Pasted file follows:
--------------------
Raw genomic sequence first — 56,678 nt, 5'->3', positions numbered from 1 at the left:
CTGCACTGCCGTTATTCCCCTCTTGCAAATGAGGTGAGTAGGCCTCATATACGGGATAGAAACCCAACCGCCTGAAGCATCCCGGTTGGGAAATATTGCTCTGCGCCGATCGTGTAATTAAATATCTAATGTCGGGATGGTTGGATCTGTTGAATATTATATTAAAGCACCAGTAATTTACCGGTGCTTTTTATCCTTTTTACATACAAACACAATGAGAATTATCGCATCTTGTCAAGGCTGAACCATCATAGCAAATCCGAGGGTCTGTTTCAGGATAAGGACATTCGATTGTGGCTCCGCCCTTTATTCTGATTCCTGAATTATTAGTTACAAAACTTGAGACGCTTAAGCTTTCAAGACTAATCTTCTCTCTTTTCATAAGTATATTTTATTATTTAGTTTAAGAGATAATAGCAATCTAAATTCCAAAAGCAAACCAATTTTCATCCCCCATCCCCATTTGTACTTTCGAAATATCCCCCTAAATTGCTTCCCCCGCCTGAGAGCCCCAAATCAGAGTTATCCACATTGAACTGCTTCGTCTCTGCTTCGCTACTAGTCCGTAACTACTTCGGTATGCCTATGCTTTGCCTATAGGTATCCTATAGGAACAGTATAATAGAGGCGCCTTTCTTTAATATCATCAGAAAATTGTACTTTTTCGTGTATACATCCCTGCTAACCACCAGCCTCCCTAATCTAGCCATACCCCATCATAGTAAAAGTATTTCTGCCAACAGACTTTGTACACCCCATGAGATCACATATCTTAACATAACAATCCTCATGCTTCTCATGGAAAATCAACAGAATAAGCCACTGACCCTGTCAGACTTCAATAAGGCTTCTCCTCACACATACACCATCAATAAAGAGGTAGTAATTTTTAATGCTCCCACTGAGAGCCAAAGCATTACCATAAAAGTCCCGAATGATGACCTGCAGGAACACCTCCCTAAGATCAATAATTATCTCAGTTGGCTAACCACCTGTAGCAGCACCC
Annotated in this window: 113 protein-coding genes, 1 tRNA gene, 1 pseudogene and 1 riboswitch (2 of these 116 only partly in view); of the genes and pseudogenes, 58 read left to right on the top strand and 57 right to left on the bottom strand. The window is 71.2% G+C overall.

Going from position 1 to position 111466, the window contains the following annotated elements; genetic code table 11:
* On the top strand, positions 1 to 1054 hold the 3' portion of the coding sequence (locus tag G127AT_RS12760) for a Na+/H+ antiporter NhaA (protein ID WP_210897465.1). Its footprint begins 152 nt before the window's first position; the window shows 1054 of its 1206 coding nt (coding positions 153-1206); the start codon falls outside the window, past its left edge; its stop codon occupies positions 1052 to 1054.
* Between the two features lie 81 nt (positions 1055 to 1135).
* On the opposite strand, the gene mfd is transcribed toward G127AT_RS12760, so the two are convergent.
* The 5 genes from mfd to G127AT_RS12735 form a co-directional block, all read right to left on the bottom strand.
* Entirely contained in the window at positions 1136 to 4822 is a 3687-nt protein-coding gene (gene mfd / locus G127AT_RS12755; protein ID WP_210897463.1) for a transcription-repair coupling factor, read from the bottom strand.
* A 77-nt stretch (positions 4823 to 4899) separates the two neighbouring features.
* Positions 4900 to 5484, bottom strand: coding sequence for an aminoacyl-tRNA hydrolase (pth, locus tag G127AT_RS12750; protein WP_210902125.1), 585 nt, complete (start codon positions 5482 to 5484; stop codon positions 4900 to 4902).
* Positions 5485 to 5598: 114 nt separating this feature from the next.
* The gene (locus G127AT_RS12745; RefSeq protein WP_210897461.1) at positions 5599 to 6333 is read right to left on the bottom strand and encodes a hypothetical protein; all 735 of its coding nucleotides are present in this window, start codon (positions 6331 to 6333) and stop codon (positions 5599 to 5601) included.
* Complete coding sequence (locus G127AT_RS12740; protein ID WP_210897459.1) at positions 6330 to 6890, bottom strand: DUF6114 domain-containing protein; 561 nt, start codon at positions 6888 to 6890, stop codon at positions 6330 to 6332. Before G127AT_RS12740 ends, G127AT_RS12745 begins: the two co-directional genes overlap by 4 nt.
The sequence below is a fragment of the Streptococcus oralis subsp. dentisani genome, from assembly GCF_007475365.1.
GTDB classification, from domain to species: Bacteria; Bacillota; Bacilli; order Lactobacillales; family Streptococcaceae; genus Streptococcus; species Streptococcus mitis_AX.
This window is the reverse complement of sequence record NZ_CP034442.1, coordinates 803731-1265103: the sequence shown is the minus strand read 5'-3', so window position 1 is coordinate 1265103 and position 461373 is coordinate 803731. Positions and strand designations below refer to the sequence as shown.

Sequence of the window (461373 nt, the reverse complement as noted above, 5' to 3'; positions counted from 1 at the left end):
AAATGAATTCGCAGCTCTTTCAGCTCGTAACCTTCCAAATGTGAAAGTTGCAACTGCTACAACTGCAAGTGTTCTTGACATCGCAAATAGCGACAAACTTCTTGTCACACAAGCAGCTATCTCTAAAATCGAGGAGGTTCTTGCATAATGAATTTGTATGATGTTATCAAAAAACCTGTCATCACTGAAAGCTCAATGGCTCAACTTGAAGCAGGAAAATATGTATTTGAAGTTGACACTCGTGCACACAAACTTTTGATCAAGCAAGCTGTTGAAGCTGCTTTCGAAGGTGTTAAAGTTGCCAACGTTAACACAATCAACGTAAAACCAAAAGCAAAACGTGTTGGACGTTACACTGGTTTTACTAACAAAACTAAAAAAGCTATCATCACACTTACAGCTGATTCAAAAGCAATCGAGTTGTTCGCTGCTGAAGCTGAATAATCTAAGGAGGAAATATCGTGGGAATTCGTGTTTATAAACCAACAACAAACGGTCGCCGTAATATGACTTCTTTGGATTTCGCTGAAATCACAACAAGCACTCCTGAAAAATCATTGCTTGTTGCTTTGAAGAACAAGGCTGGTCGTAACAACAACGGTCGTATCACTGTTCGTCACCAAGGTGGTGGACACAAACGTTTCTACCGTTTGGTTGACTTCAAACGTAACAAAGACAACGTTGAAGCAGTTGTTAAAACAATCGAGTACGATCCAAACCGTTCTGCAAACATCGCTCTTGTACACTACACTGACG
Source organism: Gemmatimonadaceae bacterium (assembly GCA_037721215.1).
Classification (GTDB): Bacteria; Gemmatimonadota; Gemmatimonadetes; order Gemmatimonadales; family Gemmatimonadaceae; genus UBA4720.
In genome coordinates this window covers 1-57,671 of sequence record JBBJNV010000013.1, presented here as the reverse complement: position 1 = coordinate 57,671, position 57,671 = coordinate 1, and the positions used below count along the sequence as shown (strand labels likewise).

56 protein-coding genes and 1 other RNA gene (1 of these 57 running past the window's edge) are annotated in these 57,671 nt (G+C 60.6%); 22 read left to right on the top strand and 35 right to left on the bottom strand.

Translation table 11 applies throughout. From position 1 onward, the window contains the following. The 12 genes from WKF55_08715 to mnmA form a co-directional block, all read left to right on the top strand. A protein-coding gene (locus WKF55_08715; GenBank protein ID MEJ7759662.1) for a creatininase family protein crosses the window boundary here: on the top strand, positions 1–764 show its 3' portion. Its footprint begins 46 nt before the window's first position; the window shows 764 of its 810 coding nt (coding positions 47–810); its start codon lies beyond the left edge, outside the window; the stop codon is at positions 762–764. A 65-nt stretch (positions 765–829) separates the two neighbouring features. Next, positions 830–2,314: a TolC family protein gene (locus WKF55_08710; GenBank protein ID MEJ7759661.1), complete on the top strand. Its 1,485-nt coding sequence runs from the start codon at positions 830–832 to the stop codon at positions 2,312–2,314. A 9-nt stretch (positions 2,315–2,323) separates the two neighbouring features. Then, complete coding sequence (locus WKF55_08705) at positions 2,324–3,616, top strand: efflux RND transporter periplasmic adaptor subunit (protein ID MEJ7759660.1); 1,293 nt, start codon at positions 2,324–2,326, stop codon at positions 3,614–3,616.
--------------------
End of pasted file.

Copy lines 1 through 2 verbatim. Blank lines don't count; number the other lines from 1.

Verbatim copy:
Raw genomic sequence first — 56,678 nt, 5'->3', positions numbered from 1 at the left:
CTGCACTGCCGTTATTCCCCTCTTGCAAATGAGGTGAGTAGGCCTCATATACGGGATAGAAACCCAACCGCCTGAAGCATCCCGGTTGGGAAATATTGCTCTGCGCCGATCGTGTAATTAAATATCTAATGTCGGGATGGTTGGATCTGTTGAATATTATATTAAAGCACCAGTAATTTACCGGTGCTTTTTATCCTTTTTACATACAAACACAATGAGAATTATCGCATCTTGTCAAGGCTGAACCATCATAGCAAATCCGAGGGTCTGTTTCAGGATAAGGACATTCGATTGTGGCTCCGCCCTTTATTCTGATTCCTGAATTATTAGTTACAAAACTTGAGACGCTTAAGCTTTCAAGACTAATCTTCTCTCTTTTCATAAGTATATTTTATTATTTAGTTTAAGAGATAATAGCAATCTAAATTCCAAAAGCAAACCAATTTTCATCCCCCATCCCCATTTGTACTTTCGAAATATCCCCCTAAATTGCTTCCCCCGCCTGAGAGCCCCAAATCAGAGTTATCCACATTGAACTGCTTCGTCTCTGCTTCGCTACTAGTCCGTAACTACTTCGGTATGCCTATGCTTTGCCTATAGGTATCCTATAGGAACAGTATAATAGAGGCGCCTTTCTTTAATATCATCAGAAAATTGTACTTTTTCGTGTATACATCCCTGCTAACCACCAGCCTCCCTAATCTAGCCATACCCCATCATAGTAAAAGTATTTCTGCCAACAGACTTTGTACACCCCATGAGATCACATATCTTAACATAACAATCCTCATGCTTCTCATGGAAAATCAACAGAATAAGCCACTGACCCTGTCAGACTTCAATAAGGCTTCTCCTCACACATACACCATCAATAAAGAGGTAGTAATTTTTAATGCTCCCACTGAGAGCCAAAGCATTACCATAAAAGTCCCGAATGATGACCTGCAGGAACACCTCCCTAAGATCAATAATTATCTCAGTTGGCTAACCACCTGTAGCAGCACCC